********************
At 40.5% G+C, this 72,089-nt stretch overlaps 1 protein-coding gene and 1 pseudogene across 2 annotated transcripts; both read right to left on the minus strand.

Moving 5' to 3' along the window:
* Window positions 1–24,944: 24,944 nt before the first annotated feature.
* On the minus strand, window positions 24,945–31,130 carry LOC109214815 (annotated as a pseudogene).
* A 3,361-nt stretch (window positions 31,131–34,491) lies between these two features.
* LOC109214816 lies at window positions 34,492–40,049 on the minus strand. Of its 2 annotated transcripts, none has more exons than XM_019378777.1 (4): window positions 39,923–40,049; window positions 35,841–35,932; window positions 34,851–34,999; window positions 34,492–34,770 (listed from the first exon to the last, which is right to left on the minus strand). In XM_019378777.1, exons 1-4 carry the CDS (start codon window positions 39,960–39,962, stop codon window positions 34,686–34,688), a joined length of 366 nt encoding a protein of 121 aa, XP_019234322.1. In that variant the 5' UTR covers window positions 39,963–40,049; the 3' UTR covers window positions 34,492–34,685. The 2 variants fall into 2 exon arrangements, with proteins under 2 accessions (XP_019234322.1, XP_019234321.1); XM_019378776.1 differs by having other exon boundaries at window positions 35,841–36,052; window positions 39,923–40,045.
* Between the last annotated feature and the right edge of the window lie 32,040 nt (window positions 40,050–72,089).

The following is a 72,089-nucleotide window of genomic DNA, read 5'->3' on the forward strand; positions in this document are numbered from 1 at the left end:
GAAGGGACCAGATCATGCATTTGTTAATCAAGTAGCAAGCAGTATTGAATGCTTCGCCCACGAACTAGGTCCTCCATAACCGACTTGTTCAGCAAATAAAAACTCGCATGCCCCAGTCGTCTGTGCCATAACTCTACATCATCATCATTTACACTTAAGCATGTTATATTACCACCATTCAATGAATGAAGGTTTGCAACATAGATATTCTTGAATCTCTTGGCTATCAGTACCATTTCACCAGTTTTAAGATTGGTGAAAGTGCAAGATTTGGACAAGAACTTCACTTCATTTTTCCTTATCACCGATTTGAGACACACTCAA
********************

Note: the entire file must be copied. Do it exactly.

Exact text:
At 40.5% G+C, this 72,089-nt stretch overlaps 1 protein-coding gene and 1 pseudogene across 2 annotated transcripts; both read right to left on the minus strand.

Moving 5' to 3' along the window:
* Window positions 1–24,944: 24,944 nt before the first annotated feature.
* On the minus strand, window positions 24,945–31,130 carry LOC109214815 (annotated as a pseudogene).
* A 3,361-nt stretch (window positions 31,131–34,491) lies between these two features.
* LOC109214816 lies at window positions 34,492–40,049 on the minus strand. Of its 2 annotated transcripts, none has more exons than XM_019378777.1 (4): window positions 39,923–40,049; window positions 35,841–35,932; window positions 34,851–34,999; window positions 34,492–34,770 (listed from the first exon to the last, which is right to left on the minus strand). In XM_019378777.1, exons 1-4 carry the CDS (start codon window positions 39,960–39,962, stop codon window positions 34,686–34,688), a joined length of 366 nt encoding a protein of 121 aa, XP_019234322.1. In that variant the 5' UTR covers window positions 39,963–40,049; the 3' UTR covers window positions 34,492–34,685. The 2 variants fall into 2 exon arrangements, with proteins under 2 accessions (XP_019234322.1, XP_019234321.1); XM_019378776.1 differs by having other exon boundaries at window positions 35,841–36,052; window positions 39,923–40,045.
* Between the last annotated feature and the right edge of the window lie 32,040 nt (window positions 40,050–72,089).

The following is a 72,089-nucleotide window of genomic DNA, read 5'->3' on the forward strand; positions in this document are numbered from 1 at the left end:
GAAGGGACCAGATCATGCATTTGTTAATCAAGTAGCAAGCAGTATTGAATGCTTCGCCCACGAACTAGGTCCTCCATAACCGACTTGTTCAGCAAATAAAAACTCGCATGCCCCAGTCGTCTGTGCCATAACTCTACATCATCATCATTTACACTTAAGCATGTTATATTACCACCATTCAATGAATGAAGGTTTGCAACATAGATATTCTTGAATCTCTTGGCTATCAGTACCATTTCACCAGTTTTAAGATTGGTGAAAGTGCAAGATTTGGACAAGAACTTCACTTCATTTTTCCTTATCACCGATTTGAGACACACTCAA